This week on The Millionaire Choice Podcast, Tony talks with Riggs Eckelberry, CEO and cofounder of OriginClear Water. Tony and Riggs discuss his time working at a non-profit and how to use wealth to help benefit the world.
Growing up in a well-off family, Riggs decide to forgo the opportunities provided by his father and delved headfirst into the realm of nonprofit. At age 40, after 20 years of living paycheck to paycheck, Riggs decided that he needed to make money to better help the people in the world around him.
About Riggs Eckelberry
Riggs Eckelberry is the founder and CEO of the innovative water technology company, OriginClear, which is delivering water solutions for industrial customers worldwide. Riggs came to the water industry from a quarter century in high technology, specializing in commercializing breakthrough technologies. During the dotcom, he worked on a series of tech successes, such as Quarterdeck’s CleanSweep, security software vendor Panda Software, and the sale of companies to EarthWeb, BeFree, and BellSouth. Just prior to founding what is now OriginClear, he helped drive security software company, CyberDefender, to an IPO on the NASDAQ as its President and Chief Operating Officer. The son of an international businessman, Eckelberry learned management in the nonprofit space and as a commercial ship captain and officer. He enjoys skiing and sailing and transforming the water industry to deal with the growing water challenges of our time.
Learn more about Riggs Eckelberry, https://www.originclear.com/
Welcome back to the millionaire choice show, we're gonna have some fun on the show today, cause I'm gonna learn something today from Riggs Eckelberry. He is the chairman CEO and co-founder of OriginClear water. And, before we get going and hear, Riggs' story, I really want you all to listen because he's doing something very unique and interesting in the water space. I'm not gonna give all the details away because I'm gonna be learning on this call as well. And, welcome to show Riggs. I'm really excited to hear what you've got to say. It's always fun to learn about not just new investments, but new things that people are doing to make the world a better place.
Riggs Eckelberry (00:38):
I really appreciate the opportunity. Let's let's have some fun.
So, this whole show is about inspiring people to believe. We give them the mental power. We help them reprogram their mindset to what we call "a millionaire mindset." That's the big thing going around in the industry right now, and I was a broke guy. I've gotten some calls. I love getting calls from single dads or young ladies at 25 years old and grew in a broke family. A lot of people think that millionaires are born with silver spoons in their mouth, but that couldn't be further from the truth.
Riggs Eckelberry (01:13):
I would say that it's very hard to succeed with that silver spoon. You're gonna have to remake yourself to actually be- I pity people- you and I have known trust fund kids and they are lost. It's not their world. It's their daddy's world.
Oh, absolutely. And, so you didn't grow up in a rich family or a wealthy family. You had to figure this out, but before you figured out finances and a better way to live, what was it like for you growing up?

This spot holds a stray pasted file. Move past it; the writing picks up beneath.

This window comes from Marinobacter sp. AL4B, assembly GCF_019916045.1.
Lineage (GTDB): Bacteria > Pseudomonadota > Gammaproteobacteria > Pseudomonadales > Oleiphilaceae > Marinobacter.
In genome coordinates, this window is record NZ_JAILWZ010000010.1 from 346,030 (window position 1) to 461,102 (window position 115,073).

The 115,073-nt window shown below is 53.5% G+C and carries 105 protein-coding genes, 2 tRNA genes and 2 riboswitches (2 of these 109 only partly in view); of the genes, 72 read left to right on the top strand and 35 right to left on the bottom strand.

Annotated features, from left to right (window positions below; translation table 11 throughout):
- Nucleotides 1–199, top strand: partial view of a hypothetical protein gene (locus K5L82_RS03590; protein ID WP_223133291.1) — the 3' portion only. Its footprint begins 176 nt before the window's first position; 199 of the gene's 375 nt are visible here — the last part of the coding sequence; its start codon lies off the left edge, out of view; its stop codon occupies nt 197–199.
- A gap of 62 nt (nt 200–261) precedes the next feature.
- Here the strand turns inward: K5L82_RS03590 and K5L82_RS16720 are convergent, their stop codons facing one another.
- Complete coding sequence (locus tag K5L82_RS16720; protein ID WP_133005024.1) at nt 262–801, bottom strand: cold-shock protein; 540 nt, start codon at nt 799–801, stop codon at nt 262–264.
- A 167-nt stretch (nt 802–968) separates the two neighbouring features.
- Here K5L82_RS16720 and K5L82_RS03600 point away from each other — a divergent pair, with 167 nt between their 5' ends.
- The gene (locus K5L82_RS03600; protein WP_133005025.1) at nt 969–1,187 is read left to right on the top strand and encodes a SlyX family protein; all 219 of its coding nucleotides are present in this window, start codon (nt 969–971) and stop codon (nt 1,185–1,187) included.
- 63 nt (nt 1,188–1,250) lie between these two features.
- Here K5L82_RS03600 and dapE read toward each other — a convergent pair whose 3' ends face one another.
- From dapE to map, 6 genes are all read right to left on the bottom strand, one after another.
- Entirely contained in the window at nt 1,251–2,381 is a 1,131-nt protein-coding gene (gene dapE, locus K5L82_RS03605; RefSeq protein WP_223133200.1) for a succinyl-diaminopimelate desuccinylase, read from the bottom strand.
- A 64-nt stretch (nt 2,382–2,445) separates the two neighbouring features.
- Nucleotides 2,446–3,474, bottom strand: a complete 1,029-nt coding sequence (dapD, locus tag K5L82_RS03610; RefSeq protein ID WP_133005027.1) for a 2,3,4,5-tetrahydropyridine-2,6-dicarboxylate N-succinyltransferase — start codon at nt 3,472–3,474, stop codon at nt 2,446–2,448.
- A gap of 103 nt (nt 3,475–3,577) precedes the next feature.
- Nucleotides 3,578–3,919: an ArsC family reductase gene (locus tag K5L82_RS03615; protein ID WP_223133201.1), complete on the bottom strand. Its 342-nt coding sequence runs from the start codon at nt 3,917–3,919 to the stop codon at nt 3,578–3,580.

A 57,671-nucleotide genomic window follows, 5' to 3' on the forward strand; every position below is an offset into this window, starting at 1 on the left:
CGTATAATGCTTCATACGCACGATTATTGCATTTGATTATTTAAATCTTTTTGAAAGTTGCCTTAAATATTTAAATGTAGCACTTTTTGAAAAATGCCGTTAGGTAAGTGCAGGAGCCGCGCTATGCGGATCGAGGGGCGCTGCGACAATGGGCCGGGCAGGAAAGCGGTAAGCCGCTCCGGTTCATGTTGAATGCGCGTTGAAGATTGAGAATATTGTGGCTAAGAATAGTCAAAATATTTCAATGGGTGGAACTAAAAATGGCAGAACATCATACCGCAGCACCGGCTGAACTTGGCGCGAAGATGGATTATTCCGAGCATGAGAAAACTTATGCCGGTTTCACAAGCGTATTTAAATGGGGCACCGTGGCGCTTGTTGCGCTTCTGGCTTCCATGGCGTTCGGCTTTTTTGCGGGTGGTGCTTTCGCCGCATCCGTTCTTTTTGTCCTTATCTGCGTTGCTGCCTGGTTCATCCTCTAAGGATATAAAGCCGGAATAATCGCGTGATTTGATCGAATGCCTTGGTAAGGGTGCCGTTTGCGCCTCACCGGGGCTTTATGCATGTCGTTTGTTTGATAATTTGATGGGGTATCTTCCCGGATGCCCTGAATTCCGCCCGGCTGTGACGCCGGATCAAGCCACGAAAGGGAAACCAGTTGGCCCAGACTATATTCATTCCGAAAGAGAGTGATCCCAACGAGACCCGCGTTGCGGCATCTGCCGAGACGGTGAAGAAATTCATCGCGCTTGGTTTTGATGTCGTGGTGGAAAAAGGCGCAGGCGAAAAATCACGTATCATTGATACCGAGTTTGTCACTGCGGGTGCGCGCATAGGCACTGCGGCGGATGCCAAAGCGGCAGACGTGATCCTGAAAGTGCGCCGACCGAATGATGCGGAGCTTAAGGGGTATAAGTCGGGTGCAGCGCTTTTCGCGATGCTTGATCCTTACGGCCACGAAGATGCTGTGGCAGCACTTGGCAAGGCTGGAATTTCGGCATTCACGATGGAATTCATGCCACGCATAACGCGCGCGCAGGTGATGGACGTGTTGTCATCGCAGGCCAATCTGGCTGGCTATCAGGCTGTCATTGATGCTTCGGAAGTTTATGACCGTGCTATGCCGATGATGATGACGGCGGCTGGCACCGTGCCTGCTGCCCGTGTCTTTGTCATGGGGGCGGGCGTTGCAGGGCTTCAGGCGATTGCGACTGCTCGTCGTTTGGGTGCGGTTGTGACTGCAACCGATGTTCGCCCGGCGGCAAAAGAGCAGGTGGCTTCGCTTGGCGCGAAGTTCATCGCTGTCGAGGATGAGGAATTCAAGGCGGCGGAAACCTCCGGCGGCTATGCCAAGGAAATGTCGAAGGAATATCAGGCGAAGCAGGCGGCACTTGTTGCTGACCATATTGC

Riggs Eckelberry (01:39):
Well, really what it really was, riches to rags to riches. I grew up, son of an international businessman at the time, in the fifties and sixties when the dollar was king. And, I remember my mom saying to me, when I was like 10, "Riggs, your dad makes $40,000," which was a lot of money back then. That was like 61.
That was a lot.
Riggs Eckelberry (02:10):
And, of course, my dad did not mind the French ladies and all that fun stuff that came with that. He was like John Ham in, Mad Men. It was a lot like that. In other words, nice guy, but not nice. But, one thing that I got out of that was a rootlessness. We moved and moved and moved and moved. And, I came out of that with a sense that I wanted to do something about the world. My dad was pulling strings to get me into Harvard and this and that. But, I said, "no, no, no," and I took a different path altogether. I went into the nonprofit space, I was making $10 a week.
Riggs Eckelberry (02:54):
Which, "that was a lot of money in 1969." No, but seriously, even then it was not a lot of money. But, I loved it. And, I worked there for about a decade before I started really becoming interested in, "okay, what's gonna change the world outside of working on a cause?" I started getting interested in how you can change the world in business while also making money, like, "do both. Make money and do good for the world." And, I saw that technology was really what it's all about. So, I landed in New York city and started doing technology work. I ended up in the .com, and basically from nothing- I had no resume. I'd been a nonprofit dude for years- so I worked my way up from nothing, no college, and no business experience.
Riggs Eckelberry (03:59):
I made tremendous mistakes, to this day I cringe. The saying goes, "experience is a great teacher, but she sends in big bills," right. That's a kid. Oh my God. So, I ended up in the early nineties with experience; landed in the .com. I fell in love with .com. The idea of using computers, not for accounting or to run manufacturing, but to communicate with; that was super cool. And, it was revolutionary for me, and I got involved with all kinds of interesting plays. That's when I started making some money. But, I started getting quick exits, "Hey, guess what? Riggs, we sold the company. Woohoo! By the way, everything you built, it's going away. Nobody cares." I'm like, "okay, I'll take the money," and it's good for a little bit.
Riggs Eckelberry (04:53):
But, after a while what I really would like to do something that lasts. Fast forward to the two thousands; I help take a company- by then I'd work my way up through marketing, product manager, a job that I loved, VP marketing. And then, finally, I was a second in command of a company on its way to the NASDAQ. I was president and chief operating officer. And, of course, when you're the number two, you're sure you can be a better CEO than the guy in charge. "I can be better than that guy." Well, I happened to say that to a fund and they said, "Riggs, we can make you a CEO." "Really?" "Yes, we can. And we're gonna launch you, but by the way, it's not gonna be high tech.